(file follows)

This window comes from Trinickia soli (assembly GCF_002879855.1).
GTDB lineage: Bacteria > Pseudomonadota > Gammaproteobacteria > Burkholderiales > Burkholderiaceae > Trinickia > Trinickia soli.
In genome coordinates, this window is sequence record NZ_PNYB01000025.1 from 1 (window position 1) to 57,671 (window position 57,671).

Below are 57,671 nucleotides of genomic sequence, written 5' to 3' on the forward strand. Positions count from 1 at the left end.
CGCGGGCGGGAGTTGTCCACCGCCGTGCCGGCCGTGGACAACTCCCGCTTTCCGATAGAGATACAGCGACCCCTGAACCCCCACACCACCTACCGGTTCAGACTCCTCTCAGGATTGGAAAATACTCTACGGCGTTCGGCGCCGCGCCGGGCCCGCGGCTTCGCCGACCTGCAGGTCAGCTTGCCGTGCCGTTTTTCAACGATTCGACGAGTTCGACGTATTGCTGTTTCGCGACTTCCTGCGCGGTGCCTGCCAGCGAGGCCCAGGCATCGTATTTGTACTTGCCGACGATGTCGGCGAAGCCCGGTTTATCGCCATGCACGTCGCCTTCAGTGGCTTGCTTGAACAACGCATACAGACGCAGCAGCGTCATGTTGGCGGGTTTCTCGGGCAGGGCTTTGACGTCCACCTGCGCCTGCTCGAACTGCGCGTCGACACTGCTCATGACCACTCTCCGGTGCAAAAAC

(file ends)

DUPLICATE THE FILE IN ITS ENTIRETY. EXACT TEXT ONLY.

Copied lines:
This window comes from Trinickia soli (assembly GCF_002879855.1).
GTDB lineage: Bacteria > Pseudomonadota > Gammaproteobacteria > Burkholderiales > Burkholderiaceae > Trinickia > Trinickia soli.
In genome coordinates, this window is sequence record NZ_PNYB01000025.1 from 1 (window position 1) to 57,671 (window position 57,671).

Below are 57,671 nucleotides of genomic sequence, written 5' to 3' on the forward strand. Positions count from 1 at the left end.
CGCGGGCGGGAGTTGTCCACCGCCGTGCCGGCCGTGGACAACTCCCGCTTTCCGATAGAGATACAGCGACCCCTGAACCCCCACACCACCTACCGGTTCAGACTCCTCTCAGGATTGGAAAATACTCTACGGCGTTCGGCGCCGCGCCGGGCCCGCGGCTTCGCCGACCTGCAGGTCAGCTTGCCGTGCCGTTTTTCAACGATTCGACGAGTTCGACGTATTGCTGTTTCGCGACTTCCTGCGCGGTGCCTGCCAGCGAGGCCCAGGCATCGTATTTGTACTTGCCGACGATGTCGGCGAAGCCCGGTTTATCGCCATGCACGTCGCCTTCAGTGGCTTGCTTGAACAACGCATACAGACGCAGCAGCGTCATGTTGGCGGGTTTCTCGGGCAGGGCTTTGACGTCCACCTGCGCCTGCTCGAACTGCGCGTCGACACTGCTCATGACCACTCTCCGGTGCAAAAAC